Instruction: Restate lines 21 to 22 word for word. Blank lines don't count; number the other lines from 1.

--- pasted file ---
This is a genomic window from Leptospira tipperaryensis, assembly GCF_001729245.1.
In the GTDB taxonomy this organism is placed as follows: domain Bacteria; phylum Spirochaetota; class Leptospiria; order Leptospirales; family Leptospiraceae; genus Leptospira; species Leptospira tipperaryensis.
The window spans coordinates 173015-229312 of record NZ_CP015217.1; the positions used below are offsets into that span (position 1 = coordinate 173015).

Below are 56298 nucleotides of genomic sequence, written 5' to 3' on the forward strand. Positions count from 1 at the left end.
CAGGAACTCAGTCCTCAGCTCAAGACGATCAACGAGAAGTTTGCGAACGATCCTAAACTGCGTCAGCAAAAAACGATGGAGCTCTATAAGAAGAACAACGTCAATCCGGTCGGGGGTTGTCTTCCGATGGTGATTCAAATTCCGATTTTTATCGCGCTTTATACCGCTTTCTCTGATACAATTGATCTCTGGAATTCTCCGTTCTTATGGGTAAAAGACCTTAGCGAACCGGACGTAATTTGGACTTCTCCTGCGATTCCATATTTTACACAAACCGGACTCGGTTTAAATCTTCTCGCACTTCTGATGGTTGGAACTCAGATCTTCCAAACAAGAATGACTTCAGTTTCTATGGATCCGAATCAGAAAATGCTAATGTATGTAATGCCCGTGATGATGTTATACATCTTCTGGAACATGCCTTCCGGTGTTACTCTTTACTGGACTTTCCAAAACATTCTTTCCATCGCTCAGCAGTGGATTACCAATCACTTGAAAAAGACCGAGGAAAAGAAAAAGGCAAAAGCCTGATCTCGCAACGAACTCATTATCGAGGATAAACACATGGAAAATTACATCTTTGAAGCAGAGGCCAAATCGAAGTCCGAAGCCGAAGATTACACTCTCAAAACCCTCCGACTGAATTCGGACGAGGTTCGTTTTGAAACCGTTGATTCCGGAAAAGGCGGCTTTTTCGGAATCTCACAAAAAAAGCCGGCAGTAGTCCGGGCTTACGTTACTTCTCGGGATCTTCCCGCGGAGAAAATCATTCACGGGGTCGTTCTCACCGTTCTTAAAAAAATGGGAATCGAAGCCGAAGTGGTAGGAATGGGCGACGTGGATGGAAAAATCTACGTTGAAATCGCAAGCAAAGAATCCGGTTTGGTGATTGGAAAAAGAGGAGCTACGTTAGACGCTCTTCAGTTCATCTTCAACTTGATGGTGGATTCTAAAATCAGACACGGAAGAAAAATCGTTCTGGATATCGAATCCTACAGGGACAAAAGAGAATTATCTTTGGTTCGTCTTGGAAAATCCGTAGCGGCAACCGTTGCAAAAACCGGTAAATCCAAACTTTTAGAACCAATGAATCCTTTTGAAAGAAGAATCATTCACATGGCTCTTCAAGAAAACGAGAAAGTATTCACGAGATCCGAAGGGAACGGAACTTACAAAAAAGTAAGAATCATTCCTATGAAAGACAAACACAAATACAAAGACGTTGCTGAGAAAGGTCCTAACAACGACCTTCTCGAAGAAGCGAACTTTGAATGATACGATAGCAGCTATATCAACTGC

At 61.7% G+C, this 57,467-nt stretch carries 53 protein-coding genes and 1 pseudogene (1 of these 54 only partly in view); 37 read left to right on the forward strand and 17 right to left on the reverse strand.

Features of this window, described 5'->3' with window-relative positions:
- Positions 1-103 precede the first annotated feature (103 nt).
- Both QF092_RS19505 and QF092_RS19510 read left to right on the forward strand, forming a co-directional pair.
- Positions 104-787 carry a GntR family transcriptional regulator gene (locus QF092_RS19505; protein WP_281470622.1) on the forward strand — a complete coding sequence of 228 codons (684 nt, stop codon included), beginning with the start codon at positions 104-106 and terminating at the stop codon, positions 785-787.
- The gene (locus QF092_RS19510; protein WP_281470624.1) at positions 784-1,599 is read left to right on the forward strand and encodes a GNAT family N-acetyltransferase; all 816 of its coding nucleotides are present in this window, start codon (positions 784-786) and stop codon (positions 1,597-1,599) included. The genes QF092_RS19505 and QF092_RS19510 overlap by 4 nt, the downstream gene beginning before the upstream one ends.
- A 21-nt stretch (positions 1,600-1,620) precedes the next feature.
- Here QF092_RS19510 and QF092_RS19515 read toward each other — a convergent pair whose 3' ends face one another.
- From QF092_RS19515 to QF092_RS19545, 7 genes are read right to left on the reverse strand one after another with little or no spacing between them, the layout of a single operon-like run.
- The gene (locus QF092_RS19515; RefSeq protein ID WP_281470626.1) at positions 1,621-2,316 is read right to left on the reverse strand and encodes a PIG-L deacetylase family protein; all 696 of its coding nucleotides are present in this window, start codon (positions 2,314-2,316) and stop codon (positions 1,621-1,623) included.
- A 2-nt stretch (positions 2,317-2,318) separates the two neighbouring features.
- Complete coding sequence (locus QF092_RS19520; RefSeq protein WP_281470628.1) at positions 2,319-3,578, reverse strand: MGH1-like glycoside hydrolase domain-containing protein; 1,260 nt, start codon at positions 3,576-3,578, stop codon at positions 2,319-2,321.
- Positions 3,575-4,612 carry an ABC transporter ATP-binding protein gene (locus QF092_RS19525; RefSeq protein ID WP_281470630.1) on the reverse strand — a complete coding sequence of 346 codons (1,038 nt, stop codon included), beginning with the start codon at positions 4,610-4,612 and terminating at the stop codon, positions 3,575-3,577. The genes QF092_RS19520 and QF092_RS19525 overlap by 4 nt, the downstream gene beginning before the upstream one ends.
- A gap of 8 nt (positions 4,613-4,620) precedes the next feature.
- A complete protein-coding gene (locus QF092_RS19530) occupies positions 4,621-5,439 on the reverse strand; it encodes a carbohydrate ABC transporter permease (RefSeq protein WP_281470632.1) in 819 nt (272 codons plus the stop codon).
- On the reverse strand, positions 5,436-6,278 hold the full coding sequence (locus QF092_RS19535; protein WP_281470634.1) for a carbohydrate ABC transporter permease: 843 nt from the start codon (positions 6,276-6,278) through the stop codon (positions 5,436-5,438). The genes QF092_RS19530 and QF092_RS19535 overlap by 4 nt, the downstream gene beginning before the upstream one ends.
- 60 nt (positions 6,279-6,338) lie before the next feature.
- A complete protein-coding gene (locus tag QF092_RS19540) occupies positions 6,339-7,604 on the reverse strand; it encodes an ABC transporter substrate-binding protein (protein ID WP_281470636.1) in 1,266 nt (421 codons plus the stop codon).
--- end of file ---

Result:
- On the reverse strand, positions 5,436-6,278 hold the full coding sequence (locus QF092_RS19535; protein WP_281470634.1) for a carbohydrate ABC transporter permease: 843 nt from the start codon (positions 6,276-6,278) through the stop codon (positions 5,436-5,438). The genes QF092_RS19530 and QF092_RS19535 overlap by 4 nt, the downstream gene beginning before the upstream one ends.
- 60 nt (positions 6,279-6,338) lie before the next feature.